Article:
The Rise and Fall of Nuclear Energy Use in Germany: Processes, Explanations and the Role of Law

Journal of Environmental Law, January 24, 2013

Posted: 31 Jan 2013

See all articles by Gerd Winter

Gerd Winter

University of Bremen Faculty of Law

Date Written: January 24, 2013

Abstract

After the disaster of Fukushima in March 2011, some countries and especially Germany changed their energy policy dramatically in order to end the use of nuclear fission in energy production. This has stirred interest in many countries. In this article the developments in Germany are considered against the historical and legal background. First, the article traces the different phases in the use of nuclear energy. As a second step it tries to find an explanation for why the nuclear exit occurred. Thirdly, it analyses the role of regulatory and constitutional law in the introduction and phasing out of nuclear energy use. Finally, some general conclusions are drawn on the advantages and drawbacks of nuclear energy and on lessons to be learned for socio-legal theory.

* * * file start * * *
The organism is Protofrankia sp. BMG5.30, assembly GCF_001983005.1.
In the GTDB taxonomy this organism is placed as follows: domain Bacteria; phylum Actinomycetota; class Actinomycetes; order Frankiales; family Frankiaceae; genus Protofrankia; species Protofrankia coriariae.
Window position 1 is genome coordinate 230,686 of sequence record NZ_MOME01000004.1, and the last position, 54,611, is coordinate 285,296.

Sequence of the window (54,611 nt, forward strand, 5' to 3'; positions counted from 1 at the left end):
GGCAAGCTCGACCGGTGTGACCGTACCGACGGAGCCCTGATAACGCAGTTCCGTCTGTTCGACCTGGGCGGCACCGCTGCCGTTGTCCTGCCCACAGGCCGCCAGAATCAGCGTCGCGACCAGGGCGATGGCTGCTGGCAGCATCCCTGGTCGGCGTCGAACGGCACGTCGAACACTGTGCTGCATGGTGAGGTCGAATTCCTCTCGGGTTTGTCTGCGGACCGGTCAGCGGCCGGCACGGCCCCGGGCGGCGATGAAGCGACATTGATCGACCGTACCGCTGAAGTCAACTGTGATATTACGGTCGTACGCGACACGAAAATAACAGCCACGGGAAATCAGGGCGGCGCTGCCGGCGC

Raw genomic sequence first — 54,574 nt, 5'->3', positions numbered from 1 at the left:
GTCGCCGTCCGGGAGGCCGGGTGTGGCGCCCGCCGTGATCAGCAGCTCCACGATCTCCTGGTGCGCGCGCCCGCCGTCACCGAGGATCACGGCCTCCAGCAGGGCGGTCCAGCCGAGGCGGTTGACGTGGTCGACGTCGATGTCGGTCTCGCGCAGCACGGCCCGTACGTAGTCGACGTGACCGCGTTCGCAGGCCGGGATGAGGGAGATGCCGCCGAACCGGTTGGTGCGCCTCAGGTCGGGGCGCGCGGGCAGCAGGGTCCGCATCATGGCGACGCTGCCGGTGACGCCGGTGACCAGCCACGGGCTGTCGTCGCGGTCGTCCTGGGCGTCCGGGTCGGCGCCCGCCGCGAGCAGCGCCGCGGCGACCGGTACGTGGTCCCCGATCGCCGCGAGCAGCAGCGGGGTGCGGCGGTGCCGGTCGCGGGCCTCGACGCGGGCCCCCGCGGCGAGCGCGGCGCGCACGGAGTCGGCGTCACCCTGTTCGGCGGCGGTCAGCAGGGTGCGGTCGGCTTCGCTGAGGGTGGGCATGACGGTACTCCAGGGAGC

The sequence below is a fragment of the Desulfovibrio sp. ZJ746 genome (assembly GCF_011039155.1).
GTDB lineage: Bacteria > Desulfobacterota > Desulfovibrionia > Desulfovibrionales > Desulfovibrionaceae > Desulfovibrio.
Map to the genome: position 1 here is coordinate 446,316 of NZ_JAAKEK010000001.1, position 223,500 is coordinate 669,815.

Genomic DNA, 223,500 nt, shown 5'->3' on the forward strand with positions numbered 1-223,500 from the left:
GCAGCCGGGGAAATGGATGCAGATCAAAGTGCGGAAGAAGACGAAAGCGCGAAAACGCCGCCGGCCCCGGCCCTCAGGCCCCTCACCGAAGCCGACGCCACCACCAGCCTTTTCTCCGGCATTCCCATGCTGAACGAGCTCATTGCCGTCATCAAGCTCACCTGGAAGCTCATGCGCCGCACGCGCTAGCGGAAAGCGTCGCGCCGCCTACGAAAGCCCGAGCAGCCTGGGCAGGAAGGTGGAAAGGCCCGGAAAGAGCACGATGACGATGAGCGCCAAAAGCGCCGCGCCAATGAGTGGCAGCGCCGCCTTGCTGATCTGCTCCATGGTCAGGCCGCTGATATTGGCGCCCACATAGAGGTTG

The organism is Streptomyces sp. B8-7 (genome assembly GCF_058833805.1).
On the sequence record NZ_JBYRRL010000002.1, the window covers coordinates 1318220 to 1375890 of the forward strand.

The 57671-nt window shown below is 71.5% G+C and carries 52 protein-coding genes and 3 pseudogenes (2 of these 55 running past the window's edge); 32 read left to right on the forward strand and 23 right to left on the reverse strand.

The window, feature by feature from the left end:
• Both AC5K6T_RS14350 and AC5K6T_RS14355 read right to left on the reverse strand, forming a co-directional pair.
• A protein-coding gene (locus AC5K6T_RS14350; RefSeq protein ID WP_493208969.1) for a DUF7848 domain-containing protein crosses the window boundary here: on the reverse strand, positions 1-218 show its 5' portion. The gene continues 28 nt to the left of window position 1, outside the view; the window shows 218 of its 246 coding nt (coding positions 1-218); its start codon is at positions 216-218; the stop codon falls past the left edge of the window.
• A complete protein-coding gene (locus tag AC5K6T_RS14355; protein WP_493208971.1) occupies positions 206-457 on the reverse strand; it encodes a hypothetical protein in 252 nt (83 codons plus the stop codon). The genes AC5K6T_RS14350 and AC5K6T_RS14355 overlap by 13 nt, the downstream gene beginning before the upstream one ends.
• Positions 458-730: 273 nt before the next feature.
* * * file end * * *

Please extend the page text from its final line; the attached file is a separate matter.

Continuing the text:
Keywords: energy law, phasing out of nuclear energy, precaution, participation, right to risk prevention, regulatory expropriation

JEL Classification: K32

Suggested Citation

Winter, Gerd, The Rise and Fall of Nuclear Energy Use in Germany: Processes, Explanations and the Role of Law (January 24, 2013). Journal of Environmental Law, January 24, 2013 , Available at SSRN: https://ssrn.com/abstract=2209027

Gerd Winter (Contact Author)

University of Bremen Faculty of Law ( email )

Universitaetsallee GW I
Bremen, 28365
Germany
0049 421 21866102 (Phone)
0049 421 21866099 (Fax)

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